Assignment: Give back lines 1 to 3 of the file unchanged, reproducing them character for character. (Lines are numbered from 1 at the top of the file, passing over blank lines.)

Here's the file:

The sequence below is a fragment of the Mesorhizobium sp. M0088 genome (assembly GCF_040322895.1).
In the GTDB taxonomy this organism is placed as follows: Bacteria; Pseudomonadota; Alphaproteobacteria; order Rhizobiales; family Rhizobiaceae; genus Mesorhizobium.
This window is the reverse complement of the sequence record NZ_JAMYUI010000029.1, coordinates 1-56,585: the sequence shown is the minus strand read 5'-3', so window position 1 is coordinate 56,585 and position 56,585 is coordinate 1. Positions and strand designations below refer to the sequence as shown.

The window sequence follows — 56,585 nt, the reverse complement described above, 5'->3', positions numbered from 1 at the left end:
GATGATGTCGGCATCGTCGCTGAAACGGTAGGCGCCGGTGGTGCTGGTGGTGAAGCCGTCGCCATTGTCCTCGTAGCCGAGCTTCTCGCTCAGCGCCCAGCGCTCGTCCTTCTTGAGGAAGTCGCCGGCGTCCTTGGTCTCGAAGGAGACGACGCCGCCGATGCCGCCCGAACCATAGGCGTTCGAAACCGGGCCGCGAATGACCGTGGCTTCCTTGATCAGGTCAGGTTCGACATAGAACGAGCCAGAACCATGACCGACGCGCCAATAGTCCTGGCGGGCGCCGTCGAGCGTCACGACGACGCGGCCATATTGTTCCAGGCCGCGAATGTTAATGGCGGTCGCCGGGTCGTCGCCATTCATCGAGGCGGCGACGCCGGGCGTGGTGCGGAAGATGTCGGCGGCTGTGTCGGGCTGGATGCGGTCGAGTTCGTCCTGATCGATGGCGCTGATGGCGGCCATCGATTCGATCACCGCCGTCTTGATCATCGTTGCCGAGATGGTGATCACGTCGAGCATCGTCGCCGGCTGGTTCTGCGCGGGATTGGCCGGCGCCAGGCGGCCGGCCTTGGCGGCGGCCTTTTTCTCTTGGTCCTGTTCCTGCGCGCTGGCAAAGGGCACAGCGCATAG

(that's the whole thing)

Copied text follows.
The sequence below is a fragment of the Mesorhizobium sp. M0088 genome (assembly GCF_040322895.1).
In the GTDB taxonomy this organism is placed as follows: Bacteria; Pseudomonadota; Alphaproteobacteria; order Rhizobiales; family Rhizobiaceae; genus Mesorhizobium.
This window is the reverse complement of the sequence record NZ_JAMYUI010000029.1, coordinates 1-56,585: the sequence shown is the minus strand read 5'-3', so window position 1 is coordinate 56,585 and position 56,585 is coordinate 1. Positions and strand designations below refer to the sequence as shown.